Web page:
John Hageman covers North Dakota politics from the Forum News Service bureau in Bismarck. He attended the University of Minnesota in the Twin Cities, where he studied journalism and political science, and he previously worked at the Grand Forks Herald and Bemidji Pioneer.
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BISMARCK — Crews are replacing the North Dakota Capitol building's aging elevators, a vital mode of transportation for hundreds of state workers in the tower. The four elevators' motors, cables, cars and mechanics are being replaced for a cost of $1.8 million, said John Boyle, the facility management director. Two are being updated at a time, leaving employees and visitors two options — not counting the stairs — to climb the tower's 19 stories until the project is finished around Thanksgiving.
BISMARCK—The state of North Dakota has received 17 applications from entities seeking to become registered medical marijuana manufacturers, a Department of Health official said Thursday, April 19. The application period closed Thursday afternoon. A review panel is scheduled to meet Monday afternoon at the state Capitol to discuss applications. Jason Wahl, director of the Health Department's medical marijuana division, didn't have a "firm timeline" for registering the manufacturing facilities.
BISMARCK—North Dakota is fighting part of a federal judge's ruling that loosened the state's voter identification law. Early this month, U.S. District Judge Daniel Hovland issued an order preventing the state from requiring that IDs include a "current residential street address, which Native American communities often lack. The state asked Tuesday, April 10, to delay that order while an appeal is pending.
BISMARCK — Warning previous financial woes cut deeply into the state’s reserves, North Dakota Gov. Doug Burgum asked agencies to craft smaller budgets for the next two-year funding cycle Wednesday, April 18.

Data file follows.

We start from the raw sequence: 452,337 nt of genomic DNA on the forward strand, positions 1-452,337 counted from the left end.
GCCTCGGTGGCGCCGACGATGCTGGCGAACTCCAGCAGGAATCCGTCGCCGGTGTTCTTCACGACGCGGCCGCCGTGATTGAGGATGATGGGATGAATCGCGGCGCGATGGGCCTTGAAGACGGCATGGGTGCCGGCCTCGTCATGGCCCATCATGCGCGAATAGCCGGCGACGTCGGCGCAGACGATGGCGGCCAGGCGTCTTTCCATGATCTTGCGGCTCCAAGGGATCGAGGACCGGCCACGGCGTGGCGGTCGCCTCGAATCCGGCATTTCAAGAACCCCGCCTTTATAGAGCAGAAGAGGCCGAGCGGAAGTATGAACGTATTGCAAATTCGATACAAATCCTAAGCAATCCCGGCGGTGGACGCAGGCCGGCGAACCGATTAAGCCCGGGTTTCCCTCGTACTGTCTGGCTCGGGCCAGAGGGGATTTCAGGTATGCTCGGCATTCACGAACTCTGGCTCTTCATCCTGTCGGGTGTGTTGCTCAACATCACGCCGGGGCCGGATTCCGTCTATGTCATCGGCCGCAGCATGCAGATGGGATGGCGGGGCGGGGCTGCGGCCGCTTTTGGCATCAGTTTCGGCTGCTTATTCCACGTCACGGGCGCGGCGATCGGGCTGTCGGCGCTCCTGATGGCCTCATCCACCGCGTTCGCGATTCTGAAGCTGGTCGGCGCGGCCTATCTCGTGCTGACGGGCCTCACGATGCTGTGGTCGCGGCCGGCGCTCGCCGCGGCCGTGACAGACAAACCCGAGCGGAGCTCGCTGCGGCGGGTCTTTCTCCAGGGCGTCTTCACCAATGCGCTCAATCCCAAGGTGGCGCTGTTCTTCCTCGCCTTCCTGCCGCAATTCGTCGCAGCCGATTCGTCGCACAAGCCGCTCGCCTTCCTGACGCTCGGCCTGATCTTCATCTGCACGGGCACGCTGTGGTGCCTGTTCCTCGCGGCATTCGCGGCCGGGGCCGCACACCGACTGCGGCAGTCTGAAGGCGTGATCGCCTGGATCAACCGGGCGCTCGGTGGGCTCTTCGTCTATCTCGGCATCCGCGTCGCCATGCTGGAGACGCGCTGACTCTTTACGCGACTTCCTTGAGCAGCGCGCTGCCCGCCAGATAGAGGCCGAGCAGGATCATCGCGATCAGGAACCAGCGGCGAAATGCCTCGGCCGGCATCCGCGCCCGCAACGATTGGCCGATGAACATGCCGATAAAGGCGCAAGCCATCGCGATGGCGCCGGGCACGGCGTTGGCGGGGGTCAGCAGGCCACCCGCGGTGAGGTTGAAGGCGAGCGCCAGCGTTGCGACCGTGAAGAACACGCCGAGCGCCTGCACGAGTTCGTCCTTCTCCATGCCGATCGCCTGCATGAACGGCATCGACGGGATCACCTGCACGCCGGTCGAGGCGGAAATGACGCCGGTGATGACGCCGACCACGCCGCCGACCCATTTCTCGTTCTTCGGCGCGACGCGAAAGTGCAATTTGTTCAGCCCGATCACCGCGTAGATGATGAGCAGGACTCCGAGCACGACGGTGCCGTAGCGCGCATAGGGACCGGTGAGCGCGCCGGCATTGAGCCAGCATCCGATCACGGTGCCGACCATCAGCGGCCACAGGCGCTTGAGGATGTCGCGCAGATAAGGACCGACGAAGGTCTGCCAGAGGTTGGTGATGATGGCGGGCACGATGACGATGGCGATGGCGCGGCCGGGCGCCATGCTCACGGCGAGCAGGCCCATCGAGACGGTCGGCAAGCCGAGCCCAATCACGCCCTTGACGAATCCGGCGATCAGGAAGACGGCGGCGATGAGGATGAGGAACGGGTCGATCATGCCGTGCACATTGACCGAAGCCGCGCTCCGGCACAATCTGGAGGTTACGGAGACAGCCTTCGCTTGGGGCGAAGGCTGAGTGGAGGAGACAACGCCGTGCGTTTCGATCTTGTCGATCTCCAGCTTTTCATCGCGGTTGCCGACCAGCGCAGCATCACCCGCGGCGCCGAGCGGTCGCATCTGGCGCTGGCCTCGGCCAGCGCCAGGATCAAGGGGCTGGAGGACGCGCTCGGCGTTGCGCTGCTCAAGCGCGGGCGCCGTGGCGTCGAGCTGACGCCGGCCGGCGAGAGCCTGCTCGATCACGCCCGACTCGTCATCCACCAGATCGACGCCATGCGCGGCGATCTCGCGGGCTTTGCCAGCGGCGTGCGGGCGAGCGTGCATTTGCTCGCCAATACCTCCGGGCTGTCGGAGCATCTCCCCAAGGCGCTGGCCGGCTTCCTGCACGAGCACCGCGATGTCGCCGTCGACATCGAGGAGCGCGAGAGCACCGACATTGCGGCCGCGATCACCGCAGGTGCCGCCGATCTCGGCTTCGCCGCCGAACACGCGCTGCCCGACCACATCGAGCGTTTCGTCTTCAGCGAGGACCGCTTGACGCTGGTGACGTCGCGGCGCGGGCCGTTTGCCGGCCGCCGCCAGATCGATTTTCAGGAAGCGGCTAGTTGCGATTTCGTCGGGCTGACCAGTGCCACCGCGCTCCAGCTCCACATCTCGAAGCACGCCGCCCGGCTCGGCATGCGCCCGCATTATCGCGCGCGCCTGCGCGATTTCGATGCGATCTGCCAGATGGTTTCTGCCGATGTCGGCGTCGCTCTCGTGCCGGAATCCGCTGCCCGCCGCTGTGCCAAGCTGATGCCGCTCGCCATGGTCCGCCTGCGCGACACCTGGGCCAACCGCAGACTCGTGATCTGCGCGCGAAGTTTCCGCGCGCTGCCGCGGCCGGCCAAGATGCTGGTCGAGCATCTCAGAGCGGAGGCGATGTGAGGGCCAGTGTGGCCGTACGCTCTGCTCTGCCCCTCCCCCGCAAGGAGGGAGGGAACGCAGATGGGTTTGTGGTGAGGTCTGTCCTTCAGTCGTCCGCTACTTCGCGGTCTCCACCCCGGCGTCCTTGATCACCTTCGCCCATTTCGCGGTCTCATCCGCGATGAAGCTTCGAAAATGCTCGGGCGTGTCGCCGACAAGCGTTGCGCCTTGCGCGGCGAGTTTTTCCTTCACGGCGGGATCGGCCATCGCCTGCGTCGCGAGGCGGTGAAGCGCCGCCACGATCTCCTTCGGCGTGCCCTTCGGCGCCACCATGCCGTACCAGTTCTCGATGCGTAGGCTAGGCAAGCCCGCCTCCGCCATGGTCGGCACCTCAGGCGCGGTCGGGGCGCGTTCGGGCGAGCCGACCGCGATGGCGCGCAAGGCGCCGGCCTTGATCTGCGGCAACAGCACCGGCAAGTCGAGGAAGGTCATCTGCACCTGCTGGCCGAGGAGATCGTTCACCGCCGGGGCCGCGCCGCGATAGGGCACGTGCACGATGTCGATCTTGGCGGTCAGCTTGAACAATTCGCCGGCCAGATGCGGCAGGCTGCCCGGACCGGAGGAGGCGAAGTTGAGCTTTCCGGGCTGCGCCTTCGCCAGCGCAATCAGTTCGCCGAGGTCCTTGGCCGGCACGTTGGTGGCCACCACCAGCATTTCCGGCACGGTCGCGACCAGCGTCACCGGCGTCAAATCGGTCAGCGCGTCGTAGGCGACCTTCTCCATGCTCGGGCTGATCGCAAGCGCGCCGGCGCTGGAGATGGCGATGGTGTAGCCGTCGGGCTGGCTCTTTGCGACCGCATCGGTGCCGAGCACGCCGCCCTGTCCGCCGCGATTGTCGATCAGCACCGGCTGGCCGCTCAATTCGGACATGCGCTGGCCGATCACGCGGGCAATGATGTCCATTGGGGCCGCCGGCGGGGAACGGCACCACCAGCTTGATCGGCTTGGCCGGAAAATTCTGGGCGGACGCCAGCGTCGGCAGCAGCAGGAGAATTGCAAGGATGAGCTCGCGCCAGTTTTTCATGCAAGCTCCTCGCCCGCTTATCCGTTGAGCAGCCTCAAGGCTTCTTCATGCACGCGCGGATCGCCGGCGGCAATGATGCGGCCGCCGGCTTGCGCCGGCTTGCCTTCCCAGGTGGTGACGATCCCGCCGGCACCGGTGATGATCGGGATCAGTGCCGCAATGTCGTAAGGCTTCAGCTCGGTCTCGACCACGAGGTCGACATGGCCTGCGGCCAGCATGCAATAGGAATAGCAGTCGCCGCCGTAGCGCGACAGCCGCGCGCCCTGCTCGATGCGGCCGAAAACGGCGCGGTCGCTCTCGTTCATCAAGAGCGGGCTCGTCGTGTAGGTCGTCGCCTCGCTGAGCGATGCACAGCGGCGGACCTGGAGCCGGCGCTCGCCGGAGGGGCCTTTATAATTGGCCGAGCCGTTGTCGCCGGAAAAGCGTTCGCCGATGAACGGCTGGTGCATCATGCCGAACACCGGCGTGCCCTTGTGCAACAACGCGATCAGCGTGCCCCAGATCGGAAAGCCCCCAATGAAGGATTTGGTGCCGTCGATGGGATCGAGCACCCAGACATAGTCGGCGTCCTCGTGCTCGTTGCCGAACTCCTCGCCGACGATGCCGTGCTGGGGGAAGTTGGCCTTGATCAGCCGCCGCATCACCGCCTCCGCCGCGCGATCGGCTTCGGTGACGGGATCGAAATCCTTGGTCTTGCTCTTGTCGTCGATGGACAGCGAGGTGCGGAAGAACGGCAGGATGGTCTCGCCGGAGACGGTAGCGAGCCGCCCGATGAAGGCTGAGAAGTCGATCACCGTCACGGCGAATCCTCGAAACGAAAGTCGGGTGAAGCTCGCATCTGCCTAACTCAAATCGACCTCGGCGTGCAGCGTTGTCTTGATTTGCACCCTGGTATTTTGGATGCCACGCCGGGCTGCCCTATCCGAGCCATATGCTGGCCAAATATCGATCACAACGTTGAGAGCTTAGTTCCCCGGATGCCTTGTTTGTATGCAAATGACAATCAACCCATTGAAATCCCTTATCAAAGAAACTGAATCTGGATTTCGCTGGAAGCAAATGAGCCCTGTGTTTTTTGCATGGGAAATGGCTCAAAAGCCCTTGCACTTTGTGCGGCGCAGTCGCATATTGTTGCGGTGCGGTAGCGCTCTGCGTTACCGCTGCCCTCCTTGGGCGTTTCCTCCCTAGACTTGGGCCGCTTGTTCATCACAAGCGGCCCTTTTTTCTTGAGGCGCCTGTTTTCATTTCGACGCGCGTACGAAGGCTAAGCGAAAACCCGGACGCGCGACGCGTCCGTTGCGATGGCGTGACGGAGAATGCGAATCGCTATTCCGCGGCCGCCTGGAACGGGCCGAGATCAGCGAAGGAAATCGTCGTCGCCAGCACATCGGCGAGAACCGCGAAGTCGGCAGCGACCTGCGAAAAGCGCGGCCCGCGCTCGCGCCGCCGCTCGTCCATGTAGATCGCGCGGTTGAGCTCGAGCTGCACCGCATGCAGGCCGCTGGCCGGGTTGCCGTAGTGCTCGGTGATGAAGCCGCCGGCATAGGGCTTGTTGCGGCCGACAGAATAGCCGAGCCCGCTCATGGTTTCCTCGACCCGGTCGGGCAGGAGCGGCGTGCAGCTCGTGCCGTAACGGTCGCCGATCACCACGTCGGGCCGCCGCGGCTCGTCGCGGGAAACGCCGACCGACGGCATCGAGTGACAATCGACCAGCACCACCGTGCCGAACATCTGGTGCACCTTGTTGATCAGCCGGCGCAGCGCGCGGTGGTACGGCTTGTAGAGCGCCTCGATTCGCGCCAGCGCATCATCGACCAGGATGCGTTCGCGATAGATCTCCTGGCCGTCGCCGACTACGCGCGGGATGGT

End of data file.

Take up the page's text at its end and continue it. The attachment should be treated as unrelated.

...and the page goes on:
BISMARCK—The North Dakota Industrial Commission approved a $24.7 million rail and grain storage expansion project for the state Mill and Elevator in Grand Forks Tuesday, April 17. The project includes the addition of about 18,000 feet of track near the state-owned mill and the construction of four 250,000-bushel grain bins. Vance Taylor, the mill's president and general manager, said the project would be paid for using funds generated by mill profits.
BISMARCK—An inquiry from an unknown North Dakota lawmaker has prompted a large survey on the cost of state employees attending events hosted by Gov. Doug Burgum and state agencies. Legislative Council staff sent a survey to 47 state agencies last week asking how many of their employees attended events, such as the Main Street ND Summit, Recovery Reinvented and Burgum's 2018 State of the State address in Minot. It also asks about registration fees paid and employee travel expenses.
BISMARCK — An audit of Gov. Doug Burgum’s travel expenses includes an examination of the use of state Department of Transportation-owned airplanes. State Auditor Josh Gallion is conducting a performance audit focused on “travel related expenditures and use of state resources” by Burgum’s office. DOT spokeswoman Jamie Olson confirmed auditors are looking at flight information but Gallion, a Republican, has declined to discuss details of the inquiry, making its full scope unclear.
BISMARCK -- North Dakota Republican congressional candidate Kelly Armstrong raised more than $458,000 in the opening weeks of his campaign, outpacing his Democratic challenger, Mac Schneider. Armstrong’s first-quarter haul includes a $100,000 loan from his own pocket, according to Federal Election Commission records accessed Monday, April 16. A state senator from Dickinson, he resigned as chairman of the state party before announcing his U.S. House campaign in late February.
BISMARCK—North Dakota Gov. Doug Burgum called his White House meeting with President Donald Trump "super productive" as he and other leaders from agriculture states discussed the administration's trade policies. In an interview after the meeting, Burgum said "the playing field has not been level" and people shouldn't overreact to any particular proposal. "We're watching a negotiation take place in real time," he said.
BISMARCK—With his client doomed to spend his remaining days behind bars for two grisly murders in Fargo, Ashley Hunter's attorney argued he didn't receive a fair trial and appealed his conviction to the North Dakota Supreme Court Wednesday, April 11. A jury last year found Hunter guilty of murdering Clarence Flowers and Samuel Traut in June 2015, the former by repeated stabbings and the latter via hammer blows to the head. He was sentenced to life in prison without the possibility of parole for the murders and 10 years in prison for arson.